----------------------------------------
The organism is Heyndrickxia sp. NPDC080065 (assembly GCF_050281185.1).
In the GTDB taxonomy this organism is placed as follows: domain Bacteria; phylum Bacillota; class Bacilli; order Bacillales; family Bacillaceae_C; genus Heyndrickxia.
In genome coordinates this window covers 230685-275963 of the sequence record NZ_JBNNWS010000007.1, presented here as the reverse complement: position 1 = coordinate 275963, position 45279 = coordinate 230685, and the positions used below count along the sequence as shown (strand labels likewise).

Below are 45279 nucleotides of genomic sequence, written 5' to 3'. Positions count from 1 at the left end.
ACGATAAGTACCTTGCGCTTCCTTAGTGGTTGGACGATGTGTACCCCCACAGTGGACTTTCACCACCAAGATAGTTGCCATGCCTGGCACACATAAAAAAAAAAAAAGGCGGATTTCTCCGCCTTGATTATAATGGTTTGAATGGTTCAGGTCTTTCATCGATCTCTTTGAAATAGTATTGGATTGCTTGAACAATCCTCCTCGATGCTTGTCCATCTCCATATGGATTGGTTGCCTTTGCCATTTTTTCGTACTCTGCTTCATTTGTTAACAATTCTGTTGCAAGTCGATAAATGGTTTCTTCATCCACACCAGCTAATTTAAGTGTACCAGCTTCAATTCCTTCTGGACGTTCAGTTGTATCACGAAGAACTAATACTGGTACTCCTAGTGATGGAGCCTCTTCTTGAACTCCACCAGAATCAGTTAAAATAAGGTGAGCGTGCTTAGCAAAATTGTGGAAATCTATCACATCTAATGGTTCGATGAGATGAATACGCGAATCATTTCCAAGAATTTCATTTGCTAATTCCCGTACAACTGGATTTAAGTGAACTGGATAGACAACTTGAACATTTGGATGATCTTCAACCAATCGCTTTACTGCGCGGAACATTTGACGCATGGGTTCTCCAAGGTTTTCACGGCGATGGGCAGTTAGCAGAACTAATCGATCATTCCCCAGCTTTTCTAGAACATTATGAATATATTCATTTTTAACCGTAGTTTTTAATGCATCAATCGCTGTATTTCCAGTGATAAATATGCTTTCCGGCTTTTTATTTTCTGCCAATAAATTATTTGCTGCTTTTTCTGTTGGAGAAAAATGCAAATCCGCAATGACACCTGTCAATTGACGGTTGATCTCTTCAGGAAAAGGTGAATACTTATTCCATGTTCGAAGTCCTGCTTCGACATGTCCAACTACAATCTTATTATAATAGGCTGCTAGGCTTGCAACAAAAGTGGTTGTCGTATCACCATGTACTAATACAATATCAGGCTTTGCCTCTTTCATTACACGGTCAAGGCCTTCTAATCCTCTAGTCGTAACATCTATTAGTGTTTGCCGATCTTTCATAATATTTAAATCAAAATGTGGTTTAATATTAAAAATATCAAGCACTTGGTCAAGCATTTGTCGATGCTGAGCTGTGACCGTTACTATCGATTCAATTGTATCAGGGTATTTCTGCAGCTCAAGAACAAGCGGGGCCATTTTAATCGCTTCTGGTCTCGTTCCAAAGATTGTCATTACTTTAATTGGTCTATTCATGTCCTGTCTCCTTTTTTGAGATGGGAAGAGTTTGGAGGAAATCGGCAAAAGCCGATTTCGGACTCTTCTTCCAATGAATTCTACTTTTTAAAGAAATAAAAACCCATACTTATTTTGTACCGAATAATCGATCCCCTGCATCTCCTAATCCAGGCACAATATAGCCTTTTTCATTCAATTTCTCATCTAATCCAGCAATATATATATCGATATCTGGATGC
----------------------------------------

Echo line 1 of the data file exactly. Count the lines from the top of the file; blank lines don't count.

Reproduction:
The organism is Heyndrickxia sp. NPDC080065 (assembly GCF_050281185.1).